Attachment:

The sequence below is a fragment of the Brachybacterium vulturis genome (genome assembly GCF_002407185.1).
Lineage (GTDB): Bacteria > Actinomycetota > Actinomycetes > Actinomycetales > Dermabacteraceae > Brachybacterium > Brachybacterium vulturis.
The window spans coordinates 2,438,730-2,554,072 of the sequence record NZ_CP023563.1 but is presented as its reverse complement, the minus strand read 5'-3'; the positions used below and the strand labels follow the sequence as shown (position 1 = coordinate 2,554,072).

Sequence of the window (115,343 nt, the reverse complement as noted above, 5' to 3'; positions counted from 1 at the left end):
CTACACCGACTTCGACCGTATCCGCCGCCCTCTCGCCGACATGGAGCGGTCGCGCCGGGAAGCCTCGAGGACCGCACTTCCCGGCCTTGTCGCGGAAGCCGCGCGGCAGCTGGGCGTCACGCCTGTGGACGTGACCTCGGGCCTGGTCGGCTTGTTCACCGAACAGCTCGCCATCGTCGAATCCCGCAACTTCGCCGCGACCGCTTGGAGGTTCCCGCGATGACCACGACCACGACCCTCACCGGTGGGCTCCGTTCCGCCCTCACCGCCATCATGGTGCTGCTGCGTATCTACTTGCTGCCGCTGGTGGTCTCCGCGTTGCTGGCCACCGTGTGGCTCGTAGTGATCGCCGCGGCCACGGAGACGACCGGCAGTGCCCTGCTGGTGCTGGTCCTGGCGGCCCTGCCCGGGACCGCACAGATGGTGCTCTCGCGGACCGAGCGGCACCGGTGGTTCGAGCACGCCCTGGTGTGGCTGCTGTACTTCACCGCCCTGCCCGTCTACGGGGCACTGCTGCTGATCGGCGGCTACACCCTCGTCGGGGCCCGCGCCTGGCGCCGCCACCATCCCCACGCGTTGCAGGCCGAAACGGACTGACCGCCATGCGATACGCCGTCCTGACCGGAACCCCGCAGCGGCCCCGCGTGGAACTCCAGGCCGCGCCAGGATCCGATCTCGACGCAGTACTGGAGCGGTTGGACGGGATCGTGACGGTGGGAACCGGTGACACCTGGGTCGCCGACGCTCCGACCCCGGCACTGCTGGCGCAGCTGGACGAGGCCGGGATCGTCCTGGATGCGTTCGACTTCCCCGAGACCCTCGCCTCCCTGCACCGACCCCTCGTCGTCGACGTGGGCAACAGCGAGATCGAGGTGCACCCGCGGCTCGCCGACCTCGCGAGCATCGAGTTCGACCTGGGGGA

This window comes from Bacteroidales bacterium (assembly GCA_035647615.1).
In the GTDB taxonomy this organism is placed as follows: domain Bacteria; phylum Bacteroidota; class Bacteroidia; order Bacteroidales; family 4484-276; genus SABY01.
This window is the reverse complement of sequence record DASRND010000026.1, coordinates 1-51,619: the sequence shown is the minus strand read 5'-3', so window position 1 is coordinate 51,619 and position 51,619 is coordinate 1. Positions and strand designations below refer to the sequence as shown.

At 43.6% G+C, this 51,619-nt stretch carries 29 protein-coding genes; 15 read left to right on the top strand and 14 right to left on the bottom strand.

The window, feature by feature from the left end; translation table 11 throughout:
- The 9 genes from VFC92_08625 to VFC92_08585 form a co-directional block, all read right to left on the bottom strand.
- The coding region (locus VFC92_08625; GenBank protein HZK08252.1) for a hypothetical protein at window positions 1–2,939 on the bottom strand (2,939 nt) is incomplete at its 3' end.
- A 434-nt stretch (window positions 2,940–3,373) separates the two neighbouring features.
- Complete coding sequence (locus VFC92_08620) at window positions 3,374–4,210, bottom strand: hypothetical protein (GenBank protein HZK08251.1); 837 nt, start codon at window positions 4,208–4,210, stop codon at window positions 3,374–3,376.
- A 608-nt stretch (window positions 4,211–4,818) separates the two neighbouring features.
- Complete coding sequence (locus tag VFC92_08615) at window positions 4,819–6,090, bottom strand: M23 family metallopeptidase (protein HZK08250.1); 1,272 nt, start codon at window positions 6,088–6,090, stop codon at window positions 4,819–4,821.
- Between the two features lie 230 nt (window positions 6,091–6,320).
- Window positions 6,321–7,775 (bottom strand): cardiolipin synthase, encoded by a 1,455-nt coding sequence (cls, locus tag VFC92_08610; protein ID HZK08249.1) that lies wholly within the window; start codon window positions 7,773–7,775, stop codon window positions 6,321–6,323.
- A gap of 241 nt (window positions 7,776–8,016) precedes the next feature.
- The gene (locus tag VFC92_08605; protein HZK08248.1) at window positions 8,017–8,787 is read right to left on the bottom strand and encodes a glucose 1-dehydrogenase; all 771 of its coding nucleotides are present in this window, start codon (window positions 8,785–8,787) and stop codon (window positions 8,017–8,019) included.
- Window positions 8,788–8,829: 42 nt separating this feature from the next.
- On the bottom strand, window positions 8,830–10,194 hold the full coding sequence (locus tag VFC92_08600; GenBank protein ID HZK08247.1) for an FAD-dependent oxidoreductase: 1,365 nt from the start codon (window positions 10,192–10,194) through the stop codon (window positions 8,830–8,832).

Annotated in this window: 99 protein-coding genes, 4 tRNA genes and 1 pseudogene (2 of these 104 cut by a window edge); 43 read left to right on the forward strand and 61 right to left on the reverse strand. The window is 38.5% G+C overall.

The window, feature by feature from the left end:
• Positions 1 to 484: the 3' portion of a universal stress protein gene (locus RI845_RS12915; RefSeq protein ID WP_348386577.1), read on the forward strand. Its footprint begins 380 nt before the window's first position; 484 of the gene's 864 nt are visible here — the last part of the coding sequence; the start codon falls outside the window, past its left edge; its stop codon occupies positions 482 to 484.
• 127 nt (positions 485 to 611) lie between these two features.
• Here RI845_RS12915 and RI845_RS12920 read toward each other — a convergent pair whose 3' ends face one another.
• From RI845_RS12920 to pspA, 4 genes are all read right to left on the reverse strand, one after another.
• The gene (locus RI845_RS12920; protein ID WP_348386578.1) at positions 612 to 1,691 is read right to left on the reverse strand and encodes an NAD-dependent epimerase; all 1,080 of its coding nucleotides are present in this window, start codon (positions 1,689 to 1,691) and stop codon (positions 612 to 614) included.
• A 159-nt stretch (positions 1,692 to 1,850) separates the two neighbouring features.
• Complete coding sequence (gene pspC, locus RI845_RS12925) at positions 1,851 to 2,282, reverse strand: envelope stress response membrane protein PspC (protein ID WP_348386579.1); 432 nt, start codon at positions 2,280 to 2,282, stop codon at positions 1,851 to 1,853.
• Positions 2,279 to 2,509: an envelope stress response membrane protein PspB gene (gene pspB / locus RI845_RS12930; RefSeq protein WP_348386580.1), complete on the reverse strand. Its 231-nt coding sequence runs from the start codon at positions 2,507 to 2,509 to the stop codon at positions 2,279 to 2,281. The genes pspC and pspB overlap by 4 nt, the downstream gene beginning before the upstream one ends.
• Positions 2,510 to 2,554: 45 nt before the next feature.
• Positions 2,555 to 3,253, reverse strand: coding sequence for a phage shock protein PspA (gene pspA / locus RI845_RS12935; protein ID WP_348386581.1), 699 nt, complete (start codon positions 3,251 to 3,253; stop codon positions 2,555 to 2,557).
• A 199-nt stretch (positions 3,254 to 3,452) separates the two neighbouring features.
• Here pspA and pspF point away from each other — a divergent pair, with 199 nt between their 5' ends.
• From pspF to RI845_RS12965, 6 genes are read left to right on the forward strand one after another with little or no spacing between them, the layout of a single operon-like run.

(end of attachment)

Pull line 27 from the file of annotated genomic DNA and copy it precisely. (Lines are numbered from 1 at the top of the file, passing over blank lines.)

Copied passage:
• Here RI845_RS12915 and RI845_RS12920 read toward each other — a convergent pair whose 3' ends face one another.